Tasted February 13th, 2011

Though rather cumbersome to pronounce, Gewurztraminer (Guh-verts-tra-mee-ner) is one of the most enjoyable white wines to sip both on its own and with food. The history of this grape dates back centuries and likely stems from Italy's Traminer grape.   Over time, the green Traminer has evolved/mutated to become the pink-skinned Gewurz-traminer that we are familiar with today.   Gewurtz literally means 'spicy' but these wines tend to display more floral characteristics than actual spice.  

Today we sampled three labels from Alsace, one from Ontario, and another from Chile.  The vintages span from 2001 to a very rescent 2010 and touch three continents each famous for its own style and winemaking technique.  

2008 Wunsch et Mann, Alsace, France
2008 Malivoire, Ontario, Canada
2003 Dopff 'au Moulin', Alsace, France
2010 Cono Sur - Vision, Chile
2001 Pierre Sparr, Alsace, France

We began with the 2008 Wunsch et Mann from Alsace which showed a lovely nose of citrus and spice.  On the palate the wine was initially quite subdued but after an hour or so came alive with clean flavours of white fruit;  'the perfect summer sipper' someone said.   Next up was Ontario's 2008 Malivoire from the Beamsville Bench sub-appellation of the Niagara Peninsula.  Quite different from the first wine, this one was nearly colourless not showing any evidence of the pink skinned grapes from which it was pressed. The Malivoire smelled of peaches and soap, interesting; a bigger wine, fuller in the mouth while still displaying the typical Gewurztraminer flavours; a little flat on the mid-palate but on the whole a nice wine with just a touch of effervescence.  Third in the lineup was an older French bottling from Dopff of Alsace:  the color here definitely showed the wine's age:  deep yellow but with ripe citrus notes and a pronounced sweetness on the palate; 'delicate' in a word, soft, flavourful but at the same time very different in terms of Gewurztraminer.  Moving to the southern hemisphere, we sample a wine from Chile, the 2010 Cono Sur, single vineyard Gew├╝rztraminer. South America has exploded on to the wine scene in recent years with a plethora of great wines and this effort is no different:  definitely of the 'new world' in terms of aroma and flavour:  peach - and lots of it, lychee fruit and some apple plus a touch of sparkle here too; quite lovely.  Last in line was the 2001 Pierre Sparr Reserve:  at 10 years old, this wine unfortunately was on its slow decline having past its peak a few years ago.  This sample lacked much of the character that Sparr is famous for.  It's worth searching out a more resent bottling of this wine for a more accurate assessment of its potential.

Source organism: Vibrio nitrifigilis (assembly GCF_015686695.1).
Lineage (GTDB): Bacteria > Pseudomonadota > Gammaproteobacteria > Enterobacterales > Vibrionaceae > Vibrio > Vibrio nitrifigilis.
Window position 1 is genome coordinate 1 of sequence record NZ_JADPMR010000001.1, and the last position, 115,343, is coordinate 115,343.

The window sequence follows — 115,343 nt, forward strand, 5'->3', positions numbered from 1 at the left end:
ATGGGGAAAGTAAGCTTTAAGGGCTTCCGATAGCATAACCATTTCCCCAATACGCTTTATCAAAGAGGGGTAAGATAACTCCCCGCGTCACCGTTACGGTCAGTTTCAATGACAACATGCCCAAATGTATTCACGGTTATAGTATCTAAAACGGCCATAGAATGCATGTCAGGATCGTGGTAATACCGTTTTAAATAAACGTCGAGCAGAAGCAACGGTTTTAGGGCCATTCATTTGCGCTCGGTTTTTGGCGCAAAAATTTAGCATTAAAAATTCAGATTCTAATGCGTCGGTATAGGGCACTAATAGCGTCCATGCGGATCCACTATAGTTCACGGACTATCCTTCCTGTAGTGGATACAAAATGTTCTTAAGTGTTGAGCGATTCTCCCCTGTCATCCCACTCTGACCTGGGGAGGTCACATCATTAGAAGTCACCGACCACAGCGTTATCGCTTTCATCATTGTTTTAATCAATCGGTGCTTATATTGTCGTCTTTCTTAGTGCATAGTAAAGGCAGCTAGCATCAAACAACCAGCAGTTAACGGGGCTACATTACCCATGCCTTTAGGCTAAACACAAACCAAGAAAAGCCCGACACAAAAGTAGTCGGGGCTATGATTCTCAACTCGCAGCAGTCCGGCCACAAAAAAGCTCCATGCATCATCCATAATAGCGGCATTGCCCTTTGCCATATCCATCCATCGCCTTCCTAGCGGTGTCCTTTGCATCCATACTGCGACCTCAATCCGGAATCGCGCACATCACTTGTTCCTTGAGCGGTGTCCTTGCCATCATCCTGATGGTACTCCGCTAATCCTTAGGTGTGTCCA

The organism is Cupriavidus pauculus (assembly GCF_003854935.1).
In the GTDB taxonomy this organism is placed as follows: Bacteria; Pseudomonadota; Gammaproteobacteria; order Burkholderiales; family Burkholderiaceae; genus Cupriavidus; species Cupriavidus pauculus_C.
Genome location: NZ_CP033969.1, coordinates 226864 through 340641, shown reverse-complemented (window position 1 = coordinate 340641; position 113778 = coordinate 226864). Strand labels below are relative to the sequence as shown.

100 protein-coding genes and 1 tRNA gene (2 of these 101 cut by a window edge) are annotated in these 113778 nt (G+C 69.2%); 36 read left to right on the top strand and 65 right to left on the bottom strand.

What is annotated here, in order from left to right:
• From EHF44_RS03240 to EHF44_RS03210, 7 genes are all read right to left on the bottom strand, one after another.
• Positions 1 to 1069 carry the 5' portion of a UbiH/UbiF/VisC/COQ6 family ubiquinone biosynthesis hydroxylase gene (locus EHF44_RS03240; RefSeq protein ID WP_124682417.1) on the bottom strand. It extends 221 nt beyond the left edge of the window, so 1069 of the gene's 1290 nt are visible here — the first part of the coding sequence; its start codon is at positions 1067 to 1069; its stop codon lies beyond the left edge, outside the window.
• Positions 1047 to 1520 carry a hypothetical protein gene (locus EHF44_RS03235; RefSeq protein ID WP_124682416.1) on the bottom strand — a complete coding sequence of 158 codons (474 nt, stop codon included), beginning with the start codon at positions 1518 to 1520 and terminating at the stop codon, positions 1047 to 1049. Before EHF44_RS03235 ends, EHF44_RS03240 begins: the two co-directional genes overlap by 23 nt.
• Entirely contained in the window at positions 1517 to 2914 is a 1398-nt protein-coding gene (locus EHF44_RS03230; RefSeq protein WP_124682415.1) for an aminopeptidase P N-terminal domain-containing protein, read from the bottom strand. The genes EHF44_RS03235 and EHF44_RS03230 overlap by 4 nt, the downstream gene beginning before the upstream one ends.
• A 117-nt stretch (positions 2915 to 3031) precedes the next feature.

The group tasted and ranked the wine in terms of personal preference.  The top three wines are listed below in order of their ranking:
  1. 2008 Wunsch et Mann
  2. 2003 Dopff  'au moulin'            
  3. 2010 Cono Sur 
The favourite of the day, by far, was the Alsatian Wunsch et Mann, while the second and third place wines ranked so closely together that it seems almost unfair to differentiate between the two. Interestingly, the wine of the day, the '08 Wunsch et Mann is the producer's entry level effort which was preferred over several other 'premium labels' which once again demonstrates that by not revealing details such as cost, grading, and vintage conditions, the group is left only with their love of wine and personal preference for style and taste; a clear demonstration that the best wines are not always the most expensive.

Certainly one of the most enjoyable tastings from my perspective - Thank you everyone for participating and for the generous donations from our membership.

See you next month for the seductive taste of Amarone... I'm already working on the appetizers!